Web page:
Caregivers need to care for their own health and finances too

On Behalf of | Sep 16, 2013 | Powers Of Attorney |

To a remarkable agree, this has become the Age of the Caregiver. With an aging population and the high cost of professional nursing care, the percentage of American adults who take care of someone with a significant health problem has gone up from 30 percent to almost 40 percent in just the last three years.

In other words, nearly 4 out of 10 adults are now cast in caregiver roles. And that doesn’t even include traditional caregiving for people who are raising children. 

Obviously this has major implications for estate planning decisions in Massachusetts and across the country.

It isn’t only estate planning decisions regarding the person who needs the care that are at issue, either. Caregivers run the risk of compromising their own financial future when they take on a caregiving role. This, in turn, impacts the types of estate planning decisions they make for themselves.

Of course, the immediate challenges of responding to a loved one’s need for care to cope with chronic health problems cannot be denied. It is hard to think clearly about issues such as asset protection or the proper use of trusts when a parent, spouse or other person in need of care is struggling with a medical condition beyond their control.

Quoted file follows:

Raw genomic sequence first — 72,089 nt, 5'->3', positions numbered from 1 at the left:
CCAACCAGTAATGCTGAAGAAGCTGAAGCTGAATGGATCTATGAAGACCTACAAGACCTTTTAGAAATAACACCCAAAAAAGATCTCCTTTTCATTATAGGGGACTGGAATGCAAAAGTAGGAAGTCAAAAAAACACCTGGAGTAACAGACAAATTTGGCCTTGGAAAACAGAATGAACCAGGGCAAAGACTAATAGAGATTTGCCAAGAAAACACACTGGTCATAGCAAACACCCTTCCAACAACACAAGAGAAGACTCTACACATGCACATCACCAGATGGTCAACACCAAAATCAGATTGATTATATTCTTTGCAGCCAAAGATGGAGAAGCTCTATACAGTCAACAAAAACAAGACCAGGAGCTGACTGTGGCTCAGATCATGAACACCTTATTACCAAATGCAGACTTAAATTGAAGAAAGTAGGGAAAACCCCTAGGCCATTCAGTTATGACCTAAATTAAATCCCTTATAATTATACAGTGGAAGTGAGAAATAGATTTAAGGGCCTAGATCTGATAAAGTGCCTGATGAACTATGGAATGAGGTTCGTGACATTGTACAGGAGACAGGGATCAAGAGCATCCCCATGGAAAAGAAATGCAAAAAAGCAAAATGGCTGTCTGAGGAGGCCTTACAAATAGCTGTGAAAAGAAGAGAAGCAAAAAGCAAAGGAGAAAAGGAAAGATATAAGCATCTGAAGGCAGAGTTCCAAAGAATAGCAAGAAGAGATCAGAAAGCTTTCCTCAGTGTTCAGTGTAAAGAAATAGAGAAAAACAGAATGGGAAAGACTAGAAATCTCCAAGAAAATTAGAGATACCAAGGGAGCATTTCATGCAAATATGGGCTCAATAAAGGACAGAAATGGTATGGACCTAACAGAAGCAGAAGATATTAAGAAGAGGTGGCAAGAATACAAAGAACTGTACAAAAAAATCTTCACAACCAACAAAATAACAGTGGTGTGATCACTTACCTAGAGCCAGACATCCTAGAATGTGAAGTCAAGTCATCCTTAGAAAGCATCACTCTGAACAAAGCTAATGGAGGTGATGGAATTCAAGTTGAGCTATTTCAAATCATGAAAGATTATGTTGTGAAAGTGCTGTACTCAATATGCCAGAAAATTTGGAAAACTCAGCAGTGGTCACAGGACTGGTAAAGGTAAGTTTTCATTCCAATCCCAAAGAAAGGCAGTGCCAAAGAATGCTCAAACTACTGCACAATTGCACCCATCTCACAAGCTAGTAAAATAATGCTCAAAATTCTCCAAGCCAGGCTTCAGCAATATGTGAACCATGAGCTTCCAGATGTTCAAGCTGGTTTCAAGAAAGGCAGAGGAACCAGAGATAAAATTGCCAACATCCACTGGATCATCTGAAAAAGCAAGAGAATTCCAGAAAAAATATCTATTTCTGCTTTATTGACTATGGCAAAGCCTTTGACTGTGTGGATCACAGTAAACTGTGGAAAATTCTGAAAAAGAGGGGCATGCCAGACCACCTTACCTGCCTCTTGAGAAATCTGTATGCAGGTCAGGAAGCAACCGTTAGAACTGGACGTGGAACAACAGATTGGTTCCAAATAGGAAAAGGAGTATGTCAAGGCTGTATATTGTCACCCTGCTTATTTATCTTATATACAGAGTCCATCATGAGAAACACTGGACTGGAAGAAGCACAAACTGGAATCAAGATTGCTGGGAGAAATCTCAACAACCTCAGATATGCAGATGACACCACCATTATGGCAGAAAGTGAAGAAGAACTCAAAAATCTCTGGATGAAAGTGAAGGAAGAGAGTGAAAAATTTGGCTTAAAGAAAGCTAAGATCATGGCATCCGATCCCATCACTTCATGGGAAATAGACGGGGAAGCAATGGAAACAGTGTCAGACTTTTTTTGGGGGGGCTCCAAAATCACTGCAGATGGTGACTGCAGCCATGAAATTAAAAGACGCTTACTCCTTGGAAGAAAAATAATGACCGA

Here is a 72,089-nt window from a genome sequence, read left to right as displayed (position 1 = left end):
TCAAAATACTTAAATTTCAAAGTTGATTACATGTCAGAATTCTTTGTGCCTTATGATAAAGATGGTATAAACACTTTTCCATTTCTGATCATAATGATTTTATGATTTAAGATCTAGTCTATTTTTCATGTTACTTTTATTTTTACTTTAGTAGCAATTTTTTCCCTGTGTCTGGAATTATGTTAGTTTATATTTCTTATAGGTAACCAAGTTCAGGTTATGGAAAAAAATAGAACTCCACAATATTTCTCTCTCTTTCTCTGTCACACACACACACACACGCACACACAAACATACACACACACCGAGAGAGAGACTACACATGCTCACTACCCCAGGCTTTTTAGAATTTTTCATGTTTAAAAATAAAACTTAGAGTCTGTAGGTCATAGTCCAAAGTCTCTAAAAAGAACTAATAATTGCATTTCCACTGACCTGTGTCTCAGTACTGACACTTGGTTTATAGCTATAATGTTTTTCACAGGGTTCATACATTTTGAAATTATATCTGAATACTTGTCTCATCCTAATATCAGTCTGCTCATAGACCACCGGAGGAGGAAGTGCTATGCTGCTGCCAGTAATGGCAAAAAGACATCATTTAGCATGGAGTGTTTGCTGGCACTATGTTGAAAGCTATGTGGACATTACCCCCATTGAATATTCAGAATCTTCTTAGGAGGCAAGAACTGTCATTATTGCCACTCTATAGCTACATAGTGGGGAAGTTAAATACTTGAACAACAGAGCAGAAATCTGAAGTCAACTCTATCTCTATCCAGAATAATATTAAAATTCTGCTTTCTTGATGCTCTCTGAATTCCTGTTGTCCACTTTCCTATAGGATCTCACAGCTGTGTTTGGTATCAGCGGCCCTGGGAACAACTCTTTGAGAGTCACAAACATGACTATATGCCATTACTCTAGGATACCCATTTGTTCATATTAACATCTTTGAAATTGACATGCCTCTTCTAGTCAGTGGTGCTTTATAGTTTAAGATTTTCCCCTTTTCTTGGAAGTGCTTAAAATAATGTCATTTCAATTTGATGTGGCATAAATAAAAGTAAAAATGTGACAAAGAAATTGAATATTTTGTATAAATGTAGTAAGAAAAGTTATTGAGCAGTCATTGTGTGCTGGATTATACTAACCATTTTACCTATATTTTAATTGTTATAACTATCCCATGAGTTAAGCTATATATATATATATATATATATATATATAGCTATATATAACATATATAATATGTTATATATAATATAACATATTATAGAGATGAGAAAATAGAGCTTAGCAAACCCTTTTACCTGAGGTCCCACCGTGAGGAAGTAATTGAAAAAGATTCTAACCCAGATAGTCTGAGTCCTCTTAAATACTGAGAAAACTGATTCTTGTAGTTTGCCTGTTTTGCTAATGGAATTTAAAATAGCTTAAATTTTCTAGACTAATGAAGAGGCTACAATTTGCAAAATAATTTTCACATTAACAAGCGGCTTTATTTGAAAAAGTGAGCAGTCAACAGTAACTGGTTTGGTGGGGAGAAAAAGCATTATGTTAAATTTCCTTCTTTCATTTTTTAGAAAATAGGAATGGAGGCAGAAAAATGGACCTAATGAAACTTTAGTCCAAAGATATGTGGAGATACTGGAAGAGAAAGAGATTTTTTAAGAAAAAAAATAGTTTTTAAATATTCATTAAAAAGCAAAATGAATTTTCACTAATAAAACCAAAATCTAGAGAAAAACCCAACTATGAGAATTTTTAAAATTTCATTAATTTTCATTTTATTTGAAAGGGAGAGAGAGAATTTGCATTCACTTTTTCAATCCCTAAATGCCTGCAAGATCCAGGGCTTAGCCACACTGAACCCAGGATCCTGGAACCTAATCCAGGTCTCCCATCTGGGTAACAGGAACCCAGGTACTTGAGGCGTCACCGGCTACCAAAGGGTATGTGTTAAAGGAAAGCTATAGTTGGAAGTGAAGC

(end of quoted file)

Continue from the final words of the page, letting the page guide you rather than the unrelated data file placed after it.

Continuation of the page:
But it is important to step back from the immediate situation long enough to get some perspective on what the options really are. For example, does it really make sense for a caregiver to quit his or her job in order to take on a fulltime caregiving role?  

After all, the financial impact from losing the income from that job will be felt not only now, but years into the future. For one thing, it is hard for someone to build a retirement plan for the future when they do not continue to make contributions in their prime working years.

Another option may be temporary leave from a job for a caregiver. It makes sense to be familiar with what the Family and Medical Leave Act does and does not allow in such cases.

Source: The New York Times, “Assessing the Costs of Caring for an Aging Relative,” Ann Carrns, August 28, 2013


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